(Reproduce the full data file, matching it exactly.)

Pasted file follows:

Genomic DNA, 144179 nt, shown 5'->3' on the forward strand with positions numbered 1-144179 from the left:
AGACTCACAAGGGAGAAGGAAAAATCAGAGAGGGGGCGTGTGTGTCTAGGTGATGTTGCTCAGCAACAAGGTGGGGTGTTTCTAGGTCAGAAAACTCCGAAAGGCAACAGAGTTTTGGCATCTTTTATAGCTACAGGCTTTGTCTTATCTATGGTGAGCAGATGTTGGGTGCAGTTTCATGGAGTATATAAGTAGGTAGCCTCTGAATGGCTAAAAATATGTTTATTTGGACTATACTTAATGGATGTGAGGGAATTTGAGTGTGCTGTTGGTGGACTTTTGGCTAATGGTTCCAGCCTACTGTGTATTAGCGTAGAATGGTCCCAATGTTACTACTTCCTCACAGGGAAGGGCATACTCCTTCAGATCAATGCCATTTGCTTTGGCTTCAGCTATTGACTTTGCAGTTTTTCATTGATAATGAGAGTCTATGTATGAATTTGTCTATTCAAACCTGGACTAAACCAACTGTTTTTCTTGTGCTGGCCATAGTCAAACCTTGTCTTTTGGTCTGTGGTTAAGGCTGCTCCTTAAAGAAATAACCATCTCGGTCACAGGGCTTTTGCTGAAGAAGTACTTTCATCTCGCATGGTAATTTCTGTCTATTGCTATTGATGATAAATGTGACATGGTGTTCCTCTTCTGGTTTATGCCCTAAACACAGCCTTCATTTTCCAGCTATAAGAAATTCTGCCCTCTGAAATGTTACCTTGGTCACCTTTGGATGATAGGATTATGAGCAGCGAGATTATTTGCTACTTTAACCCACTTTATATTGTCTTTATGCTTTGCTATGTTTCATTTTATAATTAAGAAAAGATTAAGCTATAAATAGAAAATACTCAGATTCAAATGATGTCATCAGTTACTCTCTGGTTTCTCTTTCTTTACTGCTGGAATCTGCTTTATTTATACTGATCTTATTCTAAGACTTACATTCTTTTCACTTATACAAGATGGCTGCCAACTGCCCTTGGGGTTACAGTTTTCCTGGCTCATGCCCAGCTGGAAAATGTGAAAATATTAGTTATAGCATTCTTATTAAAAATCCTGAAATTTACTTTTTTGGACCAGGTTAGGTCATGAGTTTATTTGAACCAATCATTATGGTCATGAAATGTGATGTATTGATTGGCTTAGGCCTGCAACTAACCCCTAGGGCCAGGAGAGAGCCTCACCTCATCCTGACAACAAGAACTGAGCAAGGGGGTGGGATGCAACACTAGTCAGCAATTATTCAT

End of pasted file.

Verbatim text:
Genomic DNA, 144179 nt, shown 5'->3' on the forward strand with positions numbered 1-144179 from the left:
AGACTCACAAGGGAGAAGGAAAAATCAGAGAGGGGGCGTGTGTGTCTAGGTGATGTTGCTCAGCAACAAGGTGGGGTGTTTCTAGGTCAGAAAACTCCGAAAGGCAACAGAGTTTTGGCATCTTTTATAGCTACAGGCTTTGTCTTATCTATGGTGAGCAGATGTTGGGTGCAGTTTCATGGAGTATATAAGTAGGTAGCCTCTGAATGGCTAAAAATATGTTTATTTGGACTATACTTAATGGATGTGAGGGAATTTGAGTGTGCTGTTGGTGGACTTTTGGCTAATGGTTCCAGCCTACTGTGTATTAGCGTAGAATGGTCCCAATGTTACTACTTCCTCACAGGGAAGGGCATACTCCTTCAGATCAATGCCATTTGCTTTGGCTTCAGCTATTGACTTTGCAGTTTTTCATTGATAATGAGAGTCTATGTATGAATTTGTCTATTCAAACCTGGACTAAACCAACTGTTTTTCTTGTGCTGGCCATAGTCAAACCTTGTCTTTTGGTCTGTGGTTAAGGCTGCTCCTTAAAGAAATAACCATCTCGGTCACAGGGCTTTTGCTGAAGAAGTACTTTCATCTCGCATGGTAATTTCTGTCTATTGCTATTGATGATAAATGTGACATGGTGTTCCTCTTCTGGTTTATGCCCTAAACACAGCCTTCATTTTCCAGCTATAAGAAATTCTGCCCTCTGAAATGTTACCTTGGTCACCTTTGGATGATAGGATTATGAGCAGCGAGATTATTTGCTACTTTAACCCACTTTATATTGTCTTTATGCTTTGCTATGTTTCATTTTATAATTAAGAAAAGATTAAGCTATAAATAGAAAATACTCAGATTCAAATGATGTCATCAGTTACTCTCTGGTTTCTCTTTCTTTACTGCTGGAATCTGCTTTATTTATACTGATCTTATTCTAAGACTTACATTCTTTTCACTTATACAAGATGGCTGCCAACTGCCCTTGGGGTTACAGTTTTCCTGGCTCATGCCCAGCTGGAAAATGTGAAAATATTAGTTATAGCATTCTTATTAAAAATCCTGAAATTTACTTTTTTGGACCAGGTTAGGTCATGAGTTTATTTGAACCAATCATTATGGTCATGAAATGTGATGTATTGATTGGCTTAGGCCTGCAACTAACCCCTAGGGCCAGGAGAGAGCCTCACCTCATCCTGACAACAAGAACTGAGCAAGGGGGTGGGATGCAACACTAGTCAGCAATTATTCAT